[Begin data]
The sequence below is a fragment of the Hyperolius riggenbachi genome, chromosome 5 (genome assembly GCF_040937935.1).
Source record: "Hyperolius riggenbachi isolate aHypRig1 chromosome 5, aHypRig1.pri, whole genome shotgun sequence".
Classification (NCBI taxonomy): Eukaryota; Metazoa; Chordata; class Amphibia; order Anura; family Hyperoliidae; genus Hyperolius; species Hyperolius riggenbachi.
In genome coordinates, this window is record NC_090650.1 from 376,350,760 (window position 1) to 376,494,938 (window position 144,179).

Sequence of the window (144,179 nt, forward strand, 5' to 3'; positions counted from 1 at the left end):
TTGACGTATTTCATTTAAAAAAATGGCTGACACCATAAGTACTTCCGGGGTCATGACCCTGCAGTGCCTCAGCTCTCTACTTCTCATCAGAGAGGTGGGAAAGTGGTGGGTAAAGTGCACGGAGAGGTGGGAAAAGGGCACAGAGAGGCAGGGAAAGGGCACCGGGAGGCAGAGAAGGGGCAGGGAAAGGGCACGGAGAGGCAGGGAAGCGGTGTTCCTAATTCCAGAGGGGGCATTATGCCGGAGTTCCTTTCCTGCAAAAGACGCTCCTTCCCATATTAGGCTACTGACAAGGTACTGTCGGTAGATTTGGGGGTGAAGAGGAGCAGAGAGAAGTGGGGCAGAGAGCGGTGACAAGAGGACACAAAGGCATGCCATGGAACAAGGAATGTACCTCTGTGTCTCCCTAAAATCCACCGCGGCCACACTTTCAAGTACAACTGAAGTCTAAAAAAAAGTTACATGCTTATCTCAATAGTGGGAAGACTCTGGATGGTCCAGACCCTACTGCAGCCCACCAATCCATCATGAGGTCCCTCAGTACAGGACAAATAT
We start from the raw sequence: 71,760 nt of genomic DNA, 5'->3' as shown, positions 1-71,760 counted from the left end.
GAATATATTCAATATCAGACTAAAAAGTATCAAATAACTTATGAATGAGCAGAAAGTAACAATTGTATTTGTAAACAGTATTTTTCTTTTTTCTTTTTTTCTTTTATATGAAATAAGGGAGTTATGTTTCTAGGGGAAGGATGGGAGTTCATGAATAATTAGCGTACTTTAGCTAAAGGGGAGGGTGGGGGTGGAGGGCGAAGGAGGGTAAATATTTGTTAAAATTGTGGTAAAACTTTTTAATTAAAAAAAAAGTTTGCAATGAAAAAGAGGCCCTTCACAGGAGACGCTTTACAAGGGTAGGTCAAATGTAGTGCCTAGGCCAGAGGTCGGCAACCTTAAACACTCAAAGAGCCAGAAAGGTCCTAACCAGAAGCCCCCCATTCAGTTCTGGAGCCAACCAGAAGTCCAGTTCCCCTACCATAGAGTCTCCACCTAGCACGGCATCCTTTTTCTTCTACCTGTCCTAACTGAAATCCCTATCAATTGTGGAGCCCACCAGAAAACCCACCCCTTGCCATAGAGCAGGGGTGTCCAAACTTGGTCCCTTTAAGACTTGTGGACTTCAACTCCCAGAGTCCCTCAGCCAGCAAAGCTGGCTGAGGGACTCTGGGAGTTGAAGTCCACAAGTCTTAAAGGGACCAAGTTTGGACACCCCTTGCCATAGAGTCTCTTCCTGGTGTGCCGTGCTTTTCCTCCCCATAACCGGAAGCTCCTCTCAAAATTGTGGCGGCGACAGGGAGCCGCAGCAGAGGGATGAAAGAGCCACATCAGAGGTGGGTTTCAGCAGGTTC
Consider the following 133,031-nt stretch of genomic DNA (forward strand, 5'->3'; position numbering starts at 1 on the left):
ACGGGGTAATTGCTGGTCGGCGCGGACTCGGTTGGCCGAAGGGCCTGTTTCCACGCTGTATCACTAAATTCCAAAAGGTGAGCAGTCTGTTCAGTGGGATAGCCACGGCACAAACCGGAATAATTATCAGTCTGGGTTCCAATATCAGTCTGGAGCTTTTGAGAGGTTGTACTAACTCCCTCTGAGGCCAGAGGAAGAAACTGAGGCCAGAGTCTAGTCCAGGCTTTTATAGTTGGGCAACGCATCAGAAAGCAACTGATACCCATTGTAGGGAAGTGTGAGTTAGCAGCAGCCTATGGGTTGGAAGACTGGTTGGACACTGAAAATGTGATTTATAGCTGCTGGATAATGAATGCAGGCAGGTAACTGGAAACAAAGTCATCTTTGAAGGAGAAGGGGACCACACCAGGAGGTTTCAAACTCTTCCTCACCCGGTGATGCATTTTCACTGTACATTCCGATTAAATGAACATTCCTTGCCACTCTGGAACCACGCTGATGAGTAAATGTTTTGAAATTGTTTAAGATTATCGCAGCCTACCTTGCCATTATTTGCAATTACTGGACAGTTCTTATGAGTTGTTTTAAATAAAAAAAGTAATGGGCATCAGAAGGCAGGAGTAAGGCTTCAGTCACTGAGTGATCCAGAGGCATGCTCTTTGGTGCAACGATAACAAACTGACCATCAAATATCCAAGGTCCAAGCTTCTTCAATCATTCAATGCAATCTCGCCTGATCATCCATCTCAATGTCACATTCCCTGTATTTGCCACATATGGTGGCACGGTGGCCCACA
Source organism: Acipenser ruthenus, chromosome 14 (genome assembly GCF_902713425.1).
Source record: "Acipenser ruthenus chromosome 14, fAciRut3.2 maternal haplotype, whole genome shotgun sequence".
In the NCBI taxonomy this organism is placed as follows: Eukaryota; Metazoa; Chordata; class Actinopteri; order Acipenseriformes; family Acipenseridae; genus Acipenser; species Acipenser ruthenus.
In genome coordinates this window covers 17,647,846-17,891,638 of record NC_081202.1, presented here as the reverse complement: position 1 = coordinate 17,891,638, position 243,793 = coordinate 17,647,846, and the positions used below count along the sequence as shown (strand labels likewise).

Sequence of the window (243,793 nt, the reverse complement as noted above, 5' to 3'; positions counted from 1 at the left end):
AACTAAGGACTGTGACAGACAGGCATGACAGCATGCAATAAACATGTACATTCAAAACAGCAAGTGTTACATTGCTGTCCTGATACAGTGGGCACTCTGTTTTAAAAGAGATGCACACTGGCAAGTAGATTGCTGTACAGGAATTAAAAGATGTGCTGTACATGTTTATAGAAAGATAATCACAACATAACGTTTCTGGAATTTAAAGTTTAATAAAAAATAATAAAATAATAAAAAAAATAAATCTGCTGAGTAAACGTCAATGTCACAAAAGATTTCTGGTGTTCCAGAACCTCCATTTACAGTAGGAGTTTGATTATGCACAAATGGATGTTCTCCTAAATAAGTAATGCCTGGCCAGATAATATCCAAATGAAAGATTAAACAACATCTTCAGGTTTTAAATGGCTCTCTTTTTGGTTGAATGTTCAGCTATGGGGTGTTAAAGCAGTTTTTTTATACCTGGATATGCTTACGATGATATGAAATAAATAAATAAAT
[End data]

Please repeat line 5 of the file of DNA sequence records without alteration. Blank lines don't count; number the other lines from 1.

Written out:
Sequence of the window (144,179 nt, forward strand, 5' to 3'; positions counted from 1 at the left end):